2015 GSA Annual Meeting in Baltimore, Maryland, USA (1-4 November 2015)

Paper No. 168-9
Presentation Time: 3:45 PM


HARLOW, George E., Department of Earth and Planetary Sciences, American Museum of Natural History, Central Park West at 79th Street, New York, NY 10024, gharlow@amnh.org

Fluids expelled from subduction of seafloor crust play a critical role in the Earth system for flux melting, metasomatism, and other important processes. However, as the fluids are ephemeral, their compositions and evolution are difficult to constrain. In recent years, study of jadeitite – previously of more interest as a gem material or archaeological artifact – has informed about these fluids. Composed predominantly of jadeite (NaAlSi2O6), jadeitite is found in serpentinite mélange of exhumed subduction zones with other indicators of high-pressure—low-temperature processing, e.g., eclogite, blueschist, and antigoritite. Conditions of formation range from ~250°C at 5 kbar to ~600° at 26 kbar with most at 10 to 20 kbar. Fluid inclusions in and rhythmic zoning of jadeite together with vein filling crystallization textures document hydrous fluid precipitation in all jadeitite, even those showing a metasomatic replacement origin. Thus, jadeitite records fluid saturation of solutes acquired in the channel.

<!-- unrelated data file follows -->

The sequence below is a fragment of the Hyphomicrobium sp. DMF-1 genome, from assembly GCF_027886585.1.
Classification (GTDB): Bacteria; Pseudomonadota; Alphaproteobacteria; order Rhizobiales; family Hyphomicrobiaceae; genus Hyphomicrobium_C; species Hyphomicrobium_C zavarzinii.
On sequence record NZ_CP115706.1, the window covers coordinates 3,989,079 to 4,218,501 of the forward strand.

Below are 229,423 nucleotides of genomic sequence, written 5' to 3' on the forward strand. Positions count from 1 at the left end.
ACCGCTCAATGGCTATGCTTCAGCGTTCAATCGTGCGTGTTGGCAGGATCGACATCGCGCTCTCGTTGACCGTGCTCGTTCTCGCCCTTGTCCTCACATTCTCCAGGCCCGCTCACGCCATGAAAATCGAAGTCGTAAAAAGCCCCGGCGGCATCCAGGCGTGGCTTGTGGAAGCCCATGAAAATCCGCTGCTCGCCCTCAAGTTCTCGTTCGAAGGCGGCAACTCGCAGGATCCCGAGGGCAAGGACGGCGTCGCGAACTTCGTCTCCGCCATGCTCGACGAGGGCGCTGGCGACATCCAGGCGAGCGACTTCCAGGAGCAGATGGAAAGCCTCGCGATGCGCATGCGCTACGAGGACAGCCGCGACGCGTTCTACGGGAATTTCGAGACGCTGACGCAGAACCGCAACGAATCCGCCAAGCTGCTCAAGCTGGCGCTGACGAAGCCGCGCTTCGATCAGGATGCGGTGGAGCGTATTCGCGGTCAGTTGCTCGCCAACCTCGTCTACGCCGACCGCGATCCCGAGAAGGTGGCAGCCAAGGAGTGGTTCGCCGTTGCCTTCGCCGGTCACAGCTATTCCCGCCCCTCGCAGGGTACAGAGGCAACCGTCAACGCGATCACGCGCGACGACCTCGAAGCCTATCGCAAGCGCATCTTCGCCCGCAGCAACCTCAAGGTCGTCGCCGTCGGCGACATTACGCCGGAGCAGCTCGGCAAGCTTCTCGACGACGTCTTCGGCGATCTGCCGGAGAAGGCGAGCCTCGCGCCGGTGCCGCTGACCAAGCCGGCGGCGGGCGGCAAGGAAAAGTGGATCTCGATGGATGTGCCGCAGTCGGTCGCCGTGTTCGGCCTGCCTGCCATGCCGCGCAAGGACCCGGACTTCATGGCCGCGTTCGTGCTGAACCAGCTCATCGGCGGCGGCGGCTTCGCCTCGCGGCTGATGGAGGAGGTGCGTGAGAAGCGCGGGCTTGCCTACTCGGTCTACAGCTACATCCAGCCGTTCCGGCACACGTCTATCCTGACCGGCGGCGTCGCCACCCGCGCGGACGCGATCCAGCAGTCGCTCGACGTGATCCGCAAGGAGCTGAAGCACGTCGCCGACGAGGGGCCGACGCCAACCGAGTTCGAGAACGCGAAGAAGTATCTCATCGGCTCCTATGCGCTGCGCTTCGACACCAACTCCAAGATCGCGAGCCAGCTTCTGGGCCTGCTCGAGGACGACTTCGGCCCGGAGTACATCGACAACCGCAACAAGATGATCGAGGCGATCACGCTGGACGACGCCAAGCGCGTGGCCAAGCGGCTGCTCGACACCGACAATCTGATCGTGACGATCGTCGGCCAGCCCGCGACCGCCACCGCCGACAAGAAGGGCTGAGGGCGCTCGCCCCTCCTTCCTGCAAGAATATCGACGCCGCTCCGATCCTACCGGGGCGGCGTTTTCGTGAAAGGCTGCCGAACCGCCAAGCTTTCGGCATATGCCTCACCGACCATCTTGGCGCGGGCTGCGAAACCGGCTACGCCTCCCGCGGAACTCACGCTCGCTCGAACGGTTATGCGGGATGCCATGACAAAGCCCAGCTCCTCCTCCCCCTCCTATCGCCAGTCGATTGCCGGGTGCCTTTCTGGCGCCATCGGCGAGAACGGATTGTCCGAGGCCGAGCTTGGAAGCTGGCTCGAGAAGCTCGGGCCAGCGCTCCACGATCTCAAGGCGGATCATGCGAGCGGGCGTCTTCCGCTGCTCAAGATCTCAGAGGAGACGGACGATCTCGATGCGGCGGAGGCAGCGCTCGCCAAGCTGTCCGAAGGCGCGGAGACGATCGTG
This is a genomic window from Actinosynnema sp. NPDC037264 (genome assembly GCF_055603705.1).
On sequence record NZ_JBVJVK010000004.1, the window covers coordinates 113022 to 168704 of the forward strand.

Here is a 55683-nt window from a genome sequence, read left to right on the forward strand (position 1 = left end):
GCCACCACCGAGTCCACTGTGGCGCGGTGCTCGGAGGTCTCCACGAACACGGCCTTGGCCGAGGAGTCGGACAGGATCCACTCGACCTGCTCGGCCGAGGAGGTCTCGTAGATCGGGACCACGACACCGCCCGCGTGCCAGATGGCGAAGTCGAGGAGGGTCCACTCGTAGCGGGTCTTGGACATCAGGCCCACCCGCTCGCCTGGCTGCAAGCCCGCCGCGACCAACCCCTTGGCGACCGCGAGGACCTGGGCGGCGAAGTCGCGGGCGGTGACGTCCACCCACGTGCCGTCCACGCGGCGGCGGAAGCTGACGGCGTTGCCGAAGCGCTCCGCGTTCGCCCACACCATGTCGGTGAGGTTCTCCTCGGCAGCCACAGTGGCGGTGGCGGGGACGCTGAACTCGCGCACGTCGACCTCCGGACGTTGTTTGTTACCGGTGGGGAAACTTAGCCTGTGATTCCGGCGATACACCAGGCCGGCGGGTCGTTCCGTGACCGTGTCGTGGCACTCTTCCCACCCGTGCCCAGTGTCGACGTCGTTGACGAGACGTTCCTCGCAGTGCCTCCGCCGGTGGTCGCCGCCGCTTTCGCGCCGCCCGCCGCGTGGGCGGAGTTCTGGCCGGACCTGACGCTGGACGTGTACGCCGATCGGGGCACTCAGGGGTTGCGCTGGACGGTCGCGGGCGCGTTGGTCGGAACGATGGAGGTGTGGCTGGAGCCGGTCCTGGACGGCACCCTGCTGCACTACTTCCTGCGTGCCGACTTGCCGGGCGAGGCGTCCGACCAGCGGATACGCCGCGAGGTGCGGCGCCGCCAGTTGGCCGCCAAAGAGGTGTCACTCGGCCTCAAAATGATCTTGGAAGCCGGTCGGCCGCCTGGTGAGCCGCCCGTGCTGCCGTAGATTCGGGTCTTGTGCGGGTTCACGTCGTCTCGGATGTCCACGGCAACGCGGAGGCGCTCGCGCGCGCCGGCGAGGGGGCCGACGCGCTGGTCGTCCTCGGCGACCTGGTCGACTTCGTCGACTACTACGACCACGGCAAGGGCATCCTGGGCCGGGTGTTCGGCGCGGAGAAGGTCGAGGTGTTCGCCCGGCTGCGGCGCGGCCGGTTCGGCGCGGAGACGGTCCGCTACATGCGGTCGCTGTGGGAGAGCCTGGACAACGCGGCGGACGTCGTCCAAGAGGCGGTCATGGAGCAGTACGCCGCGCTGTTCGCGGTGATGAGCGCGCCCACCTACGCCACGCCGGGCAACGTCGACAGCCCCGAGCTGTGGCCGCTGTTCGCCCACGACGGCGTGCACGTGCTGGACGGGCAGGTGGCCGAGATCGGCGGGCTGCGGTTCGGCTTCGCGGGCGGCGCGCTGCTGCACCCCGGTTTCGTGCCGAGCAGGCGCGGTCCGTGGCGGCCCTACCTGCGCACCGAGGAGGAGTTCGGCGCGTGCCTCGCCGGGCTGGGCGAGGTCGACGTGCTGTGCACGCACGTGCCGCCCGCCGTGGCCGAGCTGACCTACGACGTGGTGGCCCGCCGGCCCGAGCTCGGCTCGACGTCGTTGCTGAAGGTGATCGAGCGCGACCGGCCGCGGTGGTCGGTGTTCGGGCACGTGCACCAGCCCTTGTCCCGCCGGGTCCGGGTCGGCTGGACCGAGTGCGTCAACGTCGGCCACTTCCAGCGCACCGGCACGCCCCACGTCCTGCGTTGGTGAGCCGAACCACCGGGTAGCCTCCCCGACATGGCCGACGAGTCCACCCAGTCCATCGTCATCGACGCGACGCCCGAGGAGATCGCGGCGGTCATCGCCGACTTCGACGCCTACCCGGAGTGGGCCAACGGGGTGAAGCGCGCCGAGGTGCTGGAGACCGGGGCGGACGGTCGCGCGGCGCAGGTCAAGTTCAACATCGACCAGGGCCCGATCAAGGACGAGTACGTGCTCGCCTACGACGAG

Jadeite crystal chemistry limits the chemical fingerprint; however, solid solution with Cpx containing Na, Ca, Mg, Fe2+, Fe3+ permits greater capacity for incorporation of minor elements and REE, as well as provides PT constraints. Minor mica and feldspar-like phases record conspicuous LILE signatures: Cs, Rb, NH4+, Ba, Sr, Pb or the lack thereof. Jadeitite from two contexts in Guatemala demonstrate somewhat different evolutions; however, the whole-rock minor-to-trace-element compositions track remarkably well with global seafloor sediment (GLOSS), including LILE and HFSE, although not generally for K and Pb. The apparent mobility of Zr, Hf, Ta, and Nb is perhaps unexpected. Late-stage crystallization products typically saturate with omphacite or phengite, suggesting both fluid composition and condition changes but are not correlated with advanced exhumation. Interactions with hosting ultramafic mélange are minimal until the latest-stage crystallization (e.g., little Ni or Cr) suggesting H2O is largely absorbed by serpentinization, which is supported by comparably light δ11B in both jadeitite mica and serpentinite antigorite.

Consequently, jadeitites and their related vein crystallizations offer a window into fluids exiting the subduction channel into brittle mantle wedge.